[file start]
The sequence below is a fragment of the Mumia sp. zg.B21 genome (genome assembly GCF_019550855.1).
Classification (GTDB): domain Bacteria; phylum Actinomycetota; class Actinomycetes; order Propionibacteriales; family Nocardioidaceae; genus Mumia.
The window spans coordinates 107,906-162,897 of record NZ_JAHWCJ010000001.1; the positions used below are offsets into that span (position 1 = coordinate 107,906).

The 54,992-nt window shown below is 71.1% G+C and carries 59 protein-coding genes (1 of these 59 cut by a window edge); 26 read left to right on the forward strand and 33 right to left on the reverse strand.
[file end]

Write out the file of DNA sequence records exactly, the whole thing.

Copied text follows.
The sequence below is a fragment of the Mumia sp. zg.B21 genome (genome assembly GCF_019550855.1).
Classification (GTDB): domain Bacteria; phylum Actinomycetota; class Actinomycetes; order Propionibacteriales; family Nocardioidaceae; genus Mumia.
The window spans coordinates 107,906-162,897 of record NZ_JAHWCJ010000001.1; the positions used below are offsets into that span (position 1 = coordinate 107,906).

The 54,992-nt window shown below is 71.1% G+C and carries 59 protein-coding genes (1 of these 59 cut by a window edge); 26 read left to right on the forward strand and 33 right to left on the reverse strand.